Drug Discovery Initiative Launched in Europe - Pharmaceutical Technology

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Drug Discovery Initiative Launched in Europe

ePT--the Electronic Newsletter of Pharmaceutical Technology

An international consortium of pharmaceutical companies, academia, research organisations and other related entities have launched a new platform to help enhance drug discovery in Europe.

The consortium, the European Lead Factory, aims to help translate academic research more quickly into high-quality lead drug molecules and will initially run for five years. Drug discovery will take place by screening compound libraries for potential new therapeutics.

Seven pharmaceutical companies, Bayer Pharma, AstraZeneca, Lundbeck, Janssen Pharmaceutica, Merck KGaA, Sanofi and UCB Pharma, have agreed to participate in the platform and will donate at least 300000 chemical compounds to the initiative. A further 200000 compounds are also expected to be developed in the course of the initiative by combining the knowledge of all consortium partners, as well as using open innovation and crowd sourcing. The compound collection will be screened by the pharmaceutical companies using the European Screening Centre, which has been established as part of the initiative, and target proposals will be selected through competitive calls. The screening centre will comprise of two sites, one in Scotland in the UK and one in the Netherlands. Both sites will use state-of-the-art facilities and highput screening techniques to handle the 500000-strong compound library.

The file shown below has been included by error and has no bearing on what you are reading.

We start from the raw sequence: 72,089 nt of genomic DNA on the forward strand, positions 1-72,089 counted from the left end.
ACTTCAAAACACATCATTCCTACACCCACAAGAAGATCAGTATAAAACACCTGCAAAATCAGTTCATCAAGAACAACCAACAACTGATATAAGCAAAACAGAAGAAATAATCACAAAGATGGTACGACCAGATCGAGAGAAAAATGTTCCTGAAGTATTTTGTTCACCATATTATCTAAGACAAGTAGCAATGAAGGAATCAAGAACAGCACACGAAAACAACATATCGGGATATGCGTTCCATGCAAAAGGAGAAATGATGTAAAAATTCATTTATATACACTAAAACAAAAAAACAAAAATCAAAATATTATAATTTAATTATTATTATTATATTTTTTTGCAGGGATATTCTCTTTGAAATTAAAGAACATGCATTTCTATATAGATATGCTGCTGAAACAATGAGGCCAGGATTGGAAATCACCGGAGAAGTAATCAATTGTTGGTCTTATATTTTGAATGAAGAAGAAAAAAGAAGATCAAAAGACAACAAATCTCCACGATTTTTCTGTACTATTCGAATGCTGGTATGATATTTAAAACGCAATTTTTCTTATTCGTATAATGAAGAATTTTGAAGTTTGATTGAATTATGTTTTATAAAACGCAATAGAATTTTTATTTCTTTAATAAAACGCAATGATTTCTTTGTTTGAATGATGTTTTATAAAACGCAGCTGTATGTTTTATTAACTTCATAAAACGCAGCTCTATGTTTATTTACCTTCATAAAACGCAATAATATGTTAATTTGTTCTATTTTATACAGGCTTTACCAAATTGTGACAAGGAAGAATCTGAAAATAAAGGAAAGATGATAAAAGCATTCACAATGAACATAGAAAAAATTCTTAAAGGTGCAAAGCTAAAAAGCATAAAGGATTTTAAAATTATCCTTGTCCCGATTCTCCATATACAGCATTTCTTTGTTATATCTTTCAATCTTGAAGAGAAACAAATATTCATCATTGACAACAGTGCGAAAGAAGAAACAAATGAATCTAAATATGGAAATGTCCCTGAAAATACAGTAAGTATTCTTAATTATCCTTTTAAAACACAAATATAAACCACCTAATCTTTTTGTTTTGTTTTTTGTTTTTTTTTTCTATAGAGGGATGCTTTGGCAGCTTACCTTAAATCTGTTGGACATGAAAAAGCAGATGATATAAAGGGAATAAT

The European Lead Factory is being supported through Europe’s Innovative Medicines Initiative and has received EUR80 million in funding from the European Commission’s Seventh Framework Programme for Research. A further EUR91 million will come from the participating pharmaceutical companies and EUR25 million will come from other contributions, binging the total budget for the platform to EUR196 million.

In total, 30 different partners are included in the consortium.

“This unique project is an excellent example of how a public–private partnership can transform the way in which the pharmaceutical sector identifies new medicines. For the first time, it will give European researchers unprecedented access to industry chemical collections and facilitate the translation of their findings into actual treatments for patients,” Michel Goldman, executive director of the IMI, said in a statement. “This project will not only advance the chances of success in the discovery of new medicines by European researchers, but also add value by building research capacity in Europe.”


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